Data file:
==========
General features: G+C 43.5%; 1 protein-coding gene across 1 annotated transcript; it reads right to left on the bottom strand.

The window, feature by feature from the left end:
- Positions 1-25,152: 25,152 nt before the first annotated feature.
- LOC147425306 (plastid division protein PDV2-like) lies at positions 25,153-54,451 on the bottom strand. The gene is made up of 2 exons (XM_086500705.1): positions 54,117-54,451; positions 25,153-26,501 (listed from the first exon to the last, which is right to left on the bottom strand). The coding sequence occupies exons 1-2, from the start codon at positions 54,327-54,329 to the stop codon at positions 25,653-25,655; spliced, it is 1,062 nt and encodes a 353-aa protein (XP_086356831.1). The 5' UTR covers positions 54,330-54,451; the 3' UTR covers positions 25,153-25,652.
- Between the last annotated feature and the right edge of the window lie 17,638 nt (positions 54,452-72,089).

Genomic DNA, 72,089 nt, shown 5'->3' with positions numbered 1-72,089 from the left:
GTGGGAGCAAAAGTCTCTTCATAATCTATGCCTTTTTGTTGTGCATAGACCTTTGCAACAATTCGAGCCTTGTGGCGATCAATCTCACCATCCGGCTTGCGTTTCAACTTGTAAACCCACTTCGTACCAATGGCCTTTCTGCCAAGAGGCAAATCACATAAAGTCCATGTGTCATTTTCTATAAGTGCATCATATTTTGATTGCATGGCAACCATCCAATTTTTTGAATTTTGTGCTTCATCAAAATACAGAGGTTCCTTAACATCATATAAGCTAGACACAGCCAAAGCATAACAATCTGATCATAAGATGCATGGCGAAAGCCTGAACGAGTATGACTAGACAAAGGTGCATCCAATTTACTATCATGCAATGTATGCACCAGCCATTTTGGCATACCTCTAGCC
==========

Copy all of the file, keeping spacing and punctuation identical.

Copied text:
General features: G+C 43.5%; 1 protein-coding gene across 1 annotated transcript; it reads right to left on the bottom strand.

The window, feature by feature from the left end:
- Positions 1-25,152: 25,152 nt before the first annotated feature.
- LOC147425306 (plastid division protein PDV2-like) lies at positions 25,153-54,451 on the bottom strand. The gene is made up of 2 exons (XM_086500705.1): positions 54,117-54,451; positions 25,153-26,501 (listed from the first exon to the last, which is right to left on the bottom strand). The coding sequence occupies exons 1-2, from the start codon at positions 54,327-54,329 to the stop codon at positions 25,653-25,655; spliced, it is 1,062 nt and encodes a 353-aa protein (XP_086356831.1). The 5' UTR covers positions 54,330-54,451; the 3' UTR covers positions 25,153-25,652.
- Between the last annotated feature and the right edge of the window lie 17,638 nt (positions 54,452-72,089).

Genomic DNA, 72,089 nt, shown 5'->3' with positions numbered 1-72,089 from the left:
GTGGGAGCAAAAGTCTCTTCATAATCTATGCCTTTTTGTTGTGCATAGACCTTTGCAACAATTCGAGCCTTGTGGCGATCAATCTCACCATCCGGCTTGCGTTTCAACTTGTAAACCCACTTCGTACCAATGGCCTTTCTGCCAAGAGGCAAATCACATAAAGTCCATGTGTCATTTTCTATAAGTGCATCATATTTTGATTGCATGGCAACCATCCAATTTTTTGAATTTTGTGCTTCATCAAAATACAGAGGTTCCTTAACATCATATAAGCTAGACACAGCCAAAGCATAACAATCTGATCATAAGATGCATGGCGAAAGCCTGAACGAGTATGACTAGACAAAGGTGCATCCAATTTACTATCATGCAATGTATGCACCAGCCATTTTGGCATACCTCTAGCC